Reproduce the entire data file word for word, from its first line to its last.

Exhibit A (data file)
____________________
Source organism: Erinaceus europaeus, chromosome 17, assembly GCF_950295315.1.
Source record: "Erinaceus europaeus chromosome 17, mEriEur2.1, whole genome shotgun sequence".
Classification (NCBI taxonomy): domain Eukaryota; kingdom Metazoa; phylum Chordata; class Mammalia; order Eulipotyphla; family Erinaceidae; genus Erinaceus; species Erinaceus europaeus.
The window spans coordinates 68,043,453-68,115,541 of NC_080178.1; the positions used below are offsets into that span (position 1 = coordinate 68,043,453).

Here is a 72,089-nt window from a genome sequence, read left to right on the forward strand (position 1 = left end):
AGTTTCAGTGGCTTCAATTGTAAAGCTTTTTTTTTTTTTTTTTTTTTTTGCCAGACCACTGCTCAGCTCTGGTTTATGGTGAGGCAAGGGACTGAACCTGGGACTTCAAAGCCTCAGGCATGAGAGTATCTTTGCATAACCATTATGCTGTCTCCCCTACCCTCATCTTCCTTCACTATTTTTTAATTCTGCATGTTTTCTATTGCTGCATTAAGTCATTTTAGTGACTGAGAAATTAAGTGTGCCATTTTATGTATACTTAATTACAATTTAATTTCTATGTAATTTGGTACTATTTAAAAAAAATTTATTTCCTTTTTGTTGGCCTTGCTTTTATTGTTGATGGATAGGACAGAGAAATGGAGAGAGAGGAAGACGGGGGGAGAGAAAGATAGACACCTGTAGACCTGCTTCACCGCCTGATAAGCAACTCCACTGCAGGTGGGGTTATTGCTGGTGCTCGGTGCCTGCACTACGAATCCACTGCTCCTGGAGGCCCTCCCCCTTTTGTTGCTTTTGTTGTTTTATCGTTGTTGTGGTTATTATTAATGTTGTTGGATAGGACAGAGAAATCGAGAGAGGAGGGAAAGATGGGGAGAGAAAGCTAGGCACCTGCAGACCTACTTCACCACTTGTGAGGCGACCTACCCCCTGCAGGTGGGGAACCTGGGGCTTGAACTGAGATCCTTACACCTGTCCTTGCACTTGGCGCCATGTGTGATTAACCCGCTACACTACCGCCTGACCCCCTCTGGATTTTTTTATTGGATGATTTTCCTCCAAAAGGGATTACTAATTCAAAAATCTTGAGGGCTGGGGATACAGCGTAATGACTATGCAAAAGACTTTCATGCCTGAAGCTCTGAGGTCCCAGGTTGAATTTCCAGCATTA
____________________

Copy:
Source organism: Erinaceus europaeus, chromosome 17, assembly GCF_950295315.1.
Source record: "Erinaceus europaeus chromosome 17, mEriEur2.1, whole genome shotgun sequence".
Classification (NCBI taxonomy): domain Eukaryota; kingdom Metazoa; phylum Chordata; class Mammalia; order Eulipotyphla; family Erinaceidae; genus Erinaceus; species Erinaceus europaeus.
The window spans coordinates 68,043,453-68,115,541 of NC_080178.1; the positions used below are offsets into that span (position 1 = coordinate 68,043,453).

Here is a 72,089-nt window from a genome sequence, read left to right on the forward strand (position 1 = left end):
AGTTTCAGTGGCTTCAATTGTAAAGCTTTTTTTTTTTTTTTTTTTTTTTGCCAGACCACTGCTCAGCTCTGGTTTATGGTGAGGCAAGGGACTGAACCTGGGACTTCAAAGCCTCAGGCATGAGAGTATCTTTGCATAACCATTATGCTGTCTCCCCTACCCTCATCTTCCTTCACTATTTTTTAATTCTGCATGTTTTCTATTGCTGCATTAAGTCATTTTAGTGACTGAGAAATTAAGTGTGCCATTTTATGTATACTTAATTACAATTTAATTTCTATGTAATTTGGTACTATTTAAAAAAAATTTATTTCCTTTTTGTTGGCCTTGCTTTTATTGTTGATGGATAGGACAGAGAAATGGAGAGAGAGGAAGACGGGGGGAGAGAAAGATAGACACCTGTAGACCTGCTTCACCGCCTGATAAGCAACTCCACTGCAGGTGGGGTTATTGCTGGTGCTCGGTGCCTGCACTACGAATCCACTGCTCCTGGAGGCCCTCCCCCTTTTGTTGCTTTTGTTGTTTTATCGTTGTTGTGGTTATTATTAATGTTGTTGGATAGGACAGAGAAATCGAGAGAGGAGGGAAAGATGGGGAGAGAAAGCTAGGCACCTGCAGACCTACTTCACCACTTGTGAGGCGACCTACCCCCTGCAGGTGGGGAACCTGGGGCTTGAACTGAGATCCTTACACCTGTCCTTGCACTTGGCGCCATGTGTGATTAACCCGCTACACTACCGCCTGACCCCCTCTGGATTTTTTTATTGGATGATTTTCCTCCAAAAGGGATTACTAATTCAAAAATCTTGAGGGCTGGGGATACAGCGTAATGACTATGCAAAAGACTTTCATGCCTGAAGCTCTGAGGTCCCAGGTTGAATTTCCAGCATTA